Keith Gregory

Aggregating Files in your Data Lake – Part 2

When I ran the Lambda from my previous post against Chariot’s CloudTrail repository, it took almost four minutes to process a single day’s worth of data. That seems like a long time, and as a developer I want to optimize everything I write. In this post I look into analyzing the current runtime, and options for improving it.

Aggregating Files in your Data Lake – Part 1

As I’ve written in the past, large numbers of small files make for an inefficient data lake. But sometimes, you can’t avoid small files. Our CloudTrail repository, for example, has 4,601,675 files as-of this morning, 44% of which are under 1,000 bytes long. In this post, I develop a Lambda-based data pipeline to aggregate these files, storing them in a new S3 location partitioned by date. Along the way I call out some of the challenges that face such a pipeline.

Data Engineering is more SRE than SQL

Following my post about the Chariot Data Engineering interview, I received some comments along the lines of “wait, you don’t test their SQL skills?!?” Actually, we do: after loading up the test data into Redshift, the candidate creates three progressively difficult queries. But by then, I’m pretty sure they’ve got the skills we need, because … Read More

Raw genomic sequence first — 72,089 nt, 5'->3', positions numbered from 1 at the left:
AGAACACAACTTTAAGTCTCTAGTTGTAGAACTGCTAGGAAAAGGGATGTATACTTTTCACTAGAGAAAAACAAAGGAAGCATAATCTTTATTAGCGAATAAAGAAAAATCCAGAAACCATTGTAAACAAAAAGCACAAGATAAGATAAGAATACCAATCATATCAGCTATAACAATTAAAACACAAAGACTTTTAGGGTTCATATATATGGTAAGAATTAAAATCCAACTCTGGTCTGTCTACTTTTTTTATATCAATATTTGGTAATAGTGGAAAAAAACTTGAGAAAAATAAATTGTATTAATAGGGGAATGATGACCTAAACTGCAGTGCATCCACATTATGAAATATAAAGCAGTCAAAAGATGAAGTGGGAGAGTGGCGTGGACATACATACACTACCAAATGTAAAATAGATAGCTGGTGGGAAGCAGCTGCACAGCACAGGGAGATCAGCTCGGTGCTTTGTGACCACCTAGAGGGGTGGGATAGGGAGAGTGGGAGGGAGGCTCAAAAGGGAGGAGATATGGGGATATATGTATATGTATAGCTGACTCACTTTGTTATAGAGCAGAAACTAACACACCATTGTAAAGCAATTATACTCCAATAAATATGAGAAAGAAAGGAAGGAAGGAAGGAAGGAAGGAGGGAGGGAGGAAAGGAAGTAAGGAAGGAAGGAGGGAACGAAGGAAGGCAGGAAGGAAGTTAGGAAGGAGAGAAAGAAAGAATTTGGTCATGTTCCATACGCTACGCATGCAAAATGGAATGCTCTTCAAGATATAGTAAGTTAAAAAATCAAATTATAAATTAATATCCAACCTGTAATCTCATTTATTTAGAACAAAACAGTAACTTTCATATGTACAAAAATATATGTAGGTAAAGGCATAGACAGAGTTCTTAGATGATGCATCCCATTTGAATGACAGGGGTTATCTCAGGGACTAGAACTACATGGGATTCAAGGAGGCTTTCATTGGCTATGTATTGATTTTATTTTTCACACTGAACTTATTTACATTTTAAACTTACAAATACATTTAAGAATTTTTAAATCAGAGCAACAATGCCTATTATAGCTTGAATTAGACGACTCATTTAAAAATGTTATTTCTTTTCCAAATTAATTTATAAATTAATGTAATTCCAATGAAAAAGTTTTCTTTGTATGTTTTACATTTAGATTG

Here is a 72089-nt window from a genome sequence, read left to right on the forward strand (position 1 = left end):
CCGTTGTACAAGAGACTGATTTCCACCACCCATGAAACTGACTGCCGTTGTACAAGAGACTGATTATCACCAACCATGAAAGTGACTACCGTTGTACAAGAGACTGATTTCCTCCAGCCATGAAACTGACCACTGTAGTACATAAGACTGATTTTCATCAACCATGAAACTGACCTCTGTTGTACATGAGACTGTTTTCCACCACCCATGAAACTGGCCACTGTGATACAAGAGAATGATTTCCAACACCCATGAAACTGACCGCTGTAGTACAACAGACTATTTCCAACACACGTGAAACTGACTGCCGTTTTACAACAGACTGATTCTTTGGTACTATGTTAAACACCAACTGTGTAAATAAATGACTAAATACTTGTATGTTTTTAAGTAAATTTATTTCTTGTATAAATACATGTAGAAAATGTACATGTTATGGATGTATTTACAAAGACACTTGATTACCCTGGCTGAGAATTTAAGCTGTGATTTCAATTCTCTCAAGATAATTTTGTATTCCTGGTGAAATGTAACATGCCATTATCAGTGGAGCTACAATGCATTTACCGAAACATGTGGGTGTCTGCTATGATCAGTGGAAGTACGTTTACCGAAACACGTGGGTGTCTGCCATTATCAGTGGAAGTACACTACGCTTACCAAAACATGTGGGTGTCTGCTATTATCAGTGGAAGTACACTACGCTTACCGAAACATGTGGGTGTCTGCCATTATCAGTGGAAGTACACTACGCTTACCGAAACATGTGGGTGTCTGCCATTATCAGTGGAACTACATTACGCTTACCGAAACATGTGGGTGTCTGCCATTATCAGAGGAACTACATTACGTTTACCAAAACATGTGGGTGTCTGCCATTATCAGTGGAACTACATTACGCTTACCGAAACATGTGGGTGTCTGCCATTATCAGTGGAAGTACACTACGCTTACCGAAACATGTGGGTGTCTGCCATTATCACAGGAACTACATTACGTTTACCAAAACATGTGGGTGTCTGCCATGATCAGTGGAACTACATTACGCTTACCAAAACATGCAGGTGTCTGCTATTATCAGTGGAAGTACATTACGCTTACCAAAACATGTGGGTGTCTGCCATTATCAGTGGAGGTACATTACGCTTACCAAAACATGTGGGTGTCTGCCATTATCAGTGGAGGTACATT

Developing A Coding Test for Data Engineering

Hiring good candidates is difficult. After nearly 40 years in this business, and interviewing hundreds of candidates, I’m not going to claim that I have the answer. Just some ideas.

Putting Amazon CodeGuru Reviewer To The Test

Amazon CodeGuru Reviewer promises to “detect potential defects that are difficult for developers to find,” using machine learning to identify potential problems. But how does it compare to existing rule-based tools? In this post I turn CodeGuru loose on a seven-year-old library that’s in use by 3,000 people, to see what issues it flags.

Java Virtual Threads: Worth the wait?

With version 21, Java got virtual (lightweight) threads. This feature has received a lot of press, but will it actually help you? In this post I review the theoretical benefits of virtual threads, and then show actual results from a benchmark.

Small Data: a pipeline for low-latency decision support

In my last post, I said that I didn’t think Postgres was a good choice for a decision support database, versus a task-specific DBMS such as Redshift. In this post I’m going to take the opposite stand, and say that there are cases where Postgres is appropriate: namely, low-latency systems that contain a limited amount of data.

Why Not Just Use Postgres?

My last few posts have focused on Redshift and Athena, two specialized tools for managing and querying Big Data. But there’s a meme that’s been floating around for at least a few years that you should just use Postgres for anything data-related. It may not provide all of the features and capabilities of a dedicated tool, but is one less thing to learn and manage. Should this advice also apply to your data warehouse?